Controlling diseases caused by P. ramorum is a challenging task. Therefore, it is crucial to achive early detection of P. ramorum in order to minimize its impact. The current methods to identify P. ramorum by morphology are time-consuming, insensitive, require high conditions and often produce inaccurate results, limiting their effectiveness (Cooke et al., 2007; O’Brien et al., 2009; Yang et al., 2017; Yang et al., 2023; Wang et al., 2023). Diverse molecular techniques have been developed for detection and identification of plant pathogenic Oomycetes (Cooke et al., 2000). Currently, there are several molecular detection techniques available for identifying P. ramorum, including PCR, real-time PCR, and nested PCR (Kroon et al., 2004; Tomlinson et al., 2005; Gagnon et al., 2014). However, the use of specialized equipment for sample treatment, amplification reaction, and result output can limit the applicability of these methods for on-site disease diagnosis. To address this issue, researchers have developed and implemented several molecular detection technologies based on isothermal amplification reactions, such as sequence-based amplification (NASBA), helicase-dependent amplification (HAD), rolling circle amplification (RCA), loop-mediated isothermal amplification (LAMP) and recombinase polymerase amplification (RPA) (Tomlinson et al., 2010; Hieno et al., 2021). Unlike DNA extraction-based strategies, RPA is an isothermal nucleic acid amplification technique that overcomes many of the associated limitations (Piepenburg et al., 2006). The compatibility of RPA is excellent since it can be widely combined with other analytic techniques, including gel electrophoresis, enzyme-linked immunosorbent assay (Toldrà et al., 2018), real-time fluorescent quantitative (Srivastava et al., 2019), and lateral-flow dipstick (LFD) (Rosser et al., 2015).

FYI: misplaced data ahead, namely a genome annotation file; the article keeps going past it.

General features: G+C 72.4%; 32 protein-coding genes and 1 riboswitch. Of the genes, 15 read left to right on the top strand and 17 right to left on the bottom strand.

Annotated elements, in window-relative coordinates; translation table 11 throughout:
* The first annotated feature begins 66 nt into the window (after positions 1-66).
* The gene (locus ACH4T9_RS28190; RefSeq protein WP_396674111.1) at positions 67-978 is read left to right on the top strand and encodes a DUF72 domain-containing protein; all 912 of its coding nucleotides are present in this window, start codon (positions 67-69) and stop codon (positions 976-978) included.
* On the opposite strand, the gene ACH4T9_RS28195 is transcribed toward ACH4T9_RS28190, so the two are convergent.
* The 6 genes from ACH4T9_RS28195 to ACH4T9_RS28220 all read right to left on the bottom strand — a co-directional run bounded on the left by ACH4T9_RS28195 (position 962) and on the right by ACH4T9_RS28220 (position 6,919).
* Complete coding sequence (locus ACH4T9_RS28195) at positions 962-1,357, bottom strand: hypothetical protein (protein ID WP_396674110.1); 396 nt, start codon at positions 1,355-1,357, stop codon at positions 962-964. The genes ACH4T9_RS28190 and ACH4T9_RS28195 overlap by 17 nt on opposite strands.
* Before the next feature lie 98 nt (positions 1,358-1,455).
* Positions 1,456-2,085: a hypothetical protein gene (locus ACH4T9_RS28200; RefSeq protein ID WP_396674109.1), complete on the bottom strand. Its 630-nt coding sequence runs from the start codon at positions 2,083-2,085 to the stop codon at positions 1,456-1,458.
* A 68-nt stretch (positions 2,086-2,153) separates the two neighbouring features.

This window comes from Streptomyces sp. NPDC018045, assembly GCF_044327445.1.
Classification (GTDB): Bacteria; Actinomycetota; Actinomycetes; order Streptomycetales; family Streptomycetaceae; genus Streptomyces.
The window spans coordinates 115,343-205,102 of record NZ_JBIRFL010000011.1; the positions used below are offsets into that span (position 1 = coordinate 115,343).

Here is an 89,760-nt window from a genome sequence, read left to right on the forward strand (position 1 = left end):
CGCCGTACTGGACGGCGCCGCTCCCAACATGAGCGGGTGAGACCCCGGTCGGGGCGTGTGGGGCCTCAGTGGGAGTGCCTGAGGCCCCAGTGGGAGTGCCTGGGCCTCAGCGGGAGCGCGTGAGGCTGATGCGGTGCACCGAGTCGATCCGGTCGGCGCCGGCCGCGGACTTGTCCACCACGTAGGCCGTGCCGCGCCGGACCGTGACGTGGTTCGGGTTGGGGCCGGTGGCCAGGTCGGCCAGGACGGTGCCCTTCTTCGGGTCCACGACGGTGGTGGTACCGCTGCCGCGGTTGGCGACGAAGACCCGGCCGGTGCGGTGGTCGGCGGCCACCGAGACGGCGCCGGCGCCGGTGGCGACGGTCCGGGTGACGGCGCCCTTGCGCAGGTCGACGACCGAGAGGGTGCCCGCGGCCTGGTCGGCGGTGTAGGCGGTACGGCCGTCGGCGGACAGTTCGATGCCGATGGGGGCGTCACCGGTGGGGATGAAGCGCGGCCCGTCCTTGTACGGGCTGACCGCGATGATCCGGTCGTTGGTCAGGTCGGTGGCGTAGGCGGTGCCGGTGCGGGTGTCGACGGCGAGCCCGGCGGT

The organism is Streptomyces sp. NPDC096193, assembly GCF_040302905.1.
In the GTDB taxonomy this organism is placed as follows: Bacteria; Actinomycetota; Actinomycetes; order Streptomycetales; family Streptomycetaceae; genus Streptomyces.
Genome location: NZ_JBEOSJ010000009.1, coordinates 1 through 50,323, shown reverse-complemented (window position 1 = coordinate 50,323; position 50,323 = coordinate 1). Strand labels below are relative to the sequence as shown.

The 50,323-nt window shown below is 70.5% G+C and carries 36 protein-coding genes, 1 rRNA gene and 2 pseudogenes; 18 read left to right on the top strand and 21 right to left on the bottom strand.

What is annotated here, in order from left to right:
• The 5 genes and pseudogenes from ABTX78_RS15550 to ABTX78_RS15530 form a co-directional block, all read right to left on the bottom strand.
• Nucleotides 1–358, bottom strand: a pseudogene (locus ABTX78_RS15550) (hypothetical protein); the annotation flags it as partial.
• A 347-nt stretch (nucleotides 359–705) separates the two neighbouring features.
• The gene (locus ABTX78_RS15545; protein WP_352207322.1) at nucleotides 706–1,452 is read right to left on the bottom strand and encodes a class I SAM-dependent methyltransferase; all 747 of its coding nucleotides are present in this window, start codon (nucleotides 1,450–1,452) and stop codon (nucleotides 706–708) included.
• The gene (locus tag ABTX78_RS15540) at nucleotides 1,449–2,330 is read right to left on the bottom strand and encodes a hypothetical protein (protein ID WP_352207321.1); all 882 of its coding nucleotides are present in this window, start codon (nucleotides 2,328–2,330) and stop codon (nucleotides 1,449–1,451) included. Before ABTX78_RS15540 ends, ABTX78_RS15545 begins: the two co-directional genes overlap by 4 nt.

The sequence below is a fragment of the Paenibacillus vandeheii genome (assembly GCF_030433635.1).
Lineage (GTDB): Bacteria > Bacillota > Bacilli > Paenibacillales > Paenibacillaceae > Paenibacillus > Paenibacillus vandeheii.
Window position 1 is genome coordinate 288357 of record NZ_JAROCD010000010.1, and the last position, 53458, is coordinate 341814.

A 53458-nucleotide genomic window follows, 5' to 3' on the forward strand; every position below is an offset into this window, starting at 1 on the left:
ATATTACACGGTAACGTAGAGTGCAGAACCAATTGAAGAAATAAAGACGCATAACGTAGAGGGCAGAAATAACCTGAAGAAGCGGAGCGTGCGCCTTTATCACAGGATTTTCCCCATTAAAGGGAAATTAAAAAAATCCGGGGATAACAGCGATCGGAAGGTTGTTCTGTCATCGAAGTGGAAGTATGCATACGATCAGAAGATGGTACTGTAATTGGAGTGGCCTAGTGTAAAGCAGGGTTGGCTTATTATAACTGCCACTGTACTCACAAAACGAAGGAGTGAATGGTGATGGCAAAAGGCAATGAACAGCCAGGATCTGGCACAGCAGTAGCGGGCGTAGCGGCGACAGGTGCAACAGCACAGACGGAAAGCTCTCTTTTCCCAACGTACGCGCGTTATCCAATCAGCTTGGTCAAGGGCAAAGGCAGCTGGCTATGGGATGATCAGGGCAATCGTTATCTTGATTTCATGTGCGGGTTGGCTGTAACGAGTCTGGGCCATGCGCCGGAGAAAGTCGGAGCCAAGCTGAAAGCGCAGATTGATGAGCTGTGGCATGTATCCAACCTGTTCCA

The CRISPR-Cas system, which involves Cas enzymes and guide RNA, has recently gained significant attention as a diagnostic tool due to its ability to specifically target genes (Kadam et al., 2023). The first biological evidence that CRISPR-Cas systems play a role in adaptive immunity was reported in 2007 when S. thermophilus CRISPR loci were shown to acquire novel spacers derived from the invasive phage DNA (Barrangou et al., 2007). This technique allows for precise genetic engineering by cleaving the target DNA or RNA based on the sequence of the guide RNA (gRNA). Additionally, some Cas proteins, such as Cas12a and Cas13a, have been found to exhibit trans-cleavage activity, which involves cleaving surrounding single-stranded DNA or RNA upon the binding of the Cas-gRNA complex to the target (Barrangou et al., 2007; Wiedenheft et al., 2012; Chen et al., 2018; Li et al., 2018; Kim et al., 2021; Kadam et al., 2023), including pathogen detection (Wang et al., 2020). In the CRISPR/Cas12a system, a CRISPR RNA (crRNA)/Cas12a complex specifically recognizes and guides the cleavage of target double-stranded DNA (dsDNA) via a protospacer adjacent motif (PAM) (Chen et al., 2018; Xiao et al., 2021). After the in vitro reaction, the cleavage products can be observed using a fluorescence reader. This requires the introduction of a single-stranded DNA reporter that has been labeled with both a fluorophore and quencher (Xiong et al., 2020; Zhu et al., 2021; Li et al., 2022). The effectiveness and sensitivity of the CRISPR/Cas12a assay are very low when the assay is used alone (Chen et al., 2018; Li et al., 2018; Xiao et al., 2021). To address this, an assay combining RPA with CRISPR/Cas12a (RPA-CRISPR/Cas12a)-based detection has recently been developed and applied for the detection of viral pathogens (for example SARS-CoV-2, Bai et al., 2019), bacterial pathogens (for example Escherichia coli, Chen et al., 2020), and fungal pathogens (for example Elsinoë fawcettii, Shin et al., 2021b).